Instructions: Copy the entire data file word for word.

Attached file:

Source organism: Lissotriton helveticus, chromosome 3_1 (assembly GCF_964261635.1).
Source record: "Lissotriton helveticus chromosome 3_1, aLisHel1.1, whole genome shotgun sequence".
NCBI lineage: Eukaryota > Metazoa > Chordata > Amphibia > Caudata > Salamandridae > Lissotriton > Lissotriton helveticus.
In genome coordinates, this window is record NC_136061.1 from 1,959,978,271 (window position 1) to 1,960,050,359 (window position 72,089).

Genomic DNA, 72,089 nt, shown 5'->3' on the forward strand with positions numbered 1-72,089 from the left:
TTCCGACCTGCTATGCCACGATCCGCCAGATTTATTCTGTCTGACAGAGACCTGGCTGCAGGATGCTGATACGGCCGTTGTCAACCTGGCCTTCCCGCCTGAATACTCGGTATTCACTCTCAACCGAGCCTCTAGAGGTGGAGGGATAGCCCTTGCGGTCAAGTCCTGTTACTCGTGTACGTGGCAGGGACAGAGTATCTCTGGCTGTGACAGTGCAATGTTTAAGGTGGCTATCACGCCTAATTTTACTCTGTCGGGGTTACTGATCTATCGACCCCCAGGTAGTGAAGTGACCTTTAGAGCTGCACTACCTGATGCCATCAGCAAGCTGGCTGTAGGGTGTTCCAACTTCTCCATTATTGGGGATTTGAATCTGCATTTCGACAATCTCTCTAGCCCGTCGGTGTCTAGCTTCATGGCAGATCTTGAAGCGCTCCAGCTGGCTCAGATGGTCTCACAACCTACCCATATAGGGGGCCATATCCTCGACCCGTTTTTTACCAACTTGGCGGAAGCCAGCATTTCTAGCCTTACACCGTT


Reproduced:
Source organism: Lissotriton helveticus, chromosome 3_1 (assembly GCF_964261635.1).
Source record: "Lissotriton helveticus chromosome 3_1, aLisHel1.1, whole genome shotgun sequence".
NCBI lineage: Eukaryota > Metazoa > Chordata > Amphibia > Caudata > Salamandridae > Lissotriton > Lissotriton helveticus.
In genome coordinates, this window is record NC_136061.1 from 1,959,978,271 (window position 1) to 1,960,050,359 (window position 72,089).

Genomic DNA, 72,089 nt, shown 5'->3' on the forward strand with positions numbered 1-72,089 from the left:
TTCCGACCTGCTATGCCACGATCCGCCAGATTTATTCTGTCTGACAGAGACCTGGCTGCAGGATGCTGATACGGCCGTTGTCAACCTGGCCTTCCCGCCTGAATACTCGGTATTCACTCTCAACCGAGCCTCTAGAGGTGGAGGGATAGCCCTTGCGGTCAAGTCCTGTTACTCGTGTACGTGGCAGGGACAGAGTATCTCTGGCTGTGACAGTGCAATGTTTAAGGTGGCTATCACGCCTAATTTTACTCTGTCGGGGTTACTGATCTATCGACCCCCAGGTAGTGAAGTGACCTTTAGAGCTGCACTACCTGATGCCATCAGCAAGCTGGCTGTAGGGTGTTCCAACTTCTCCATTATTGGGGATTTGAATCTGCATTTCGACAATCTCTCTAGCCCGTCGGTGTCTAGCTTCATGGCAGATCTTGAAGCGCTCCAGCTGGCTCAGATGGTCTCACAACCTACCCATATAGGGGGCCATATCCTCGACCCGTTTTTTACCAACTTGGCGGAAGCCAGCATTTCTAGCCTTACACCGTT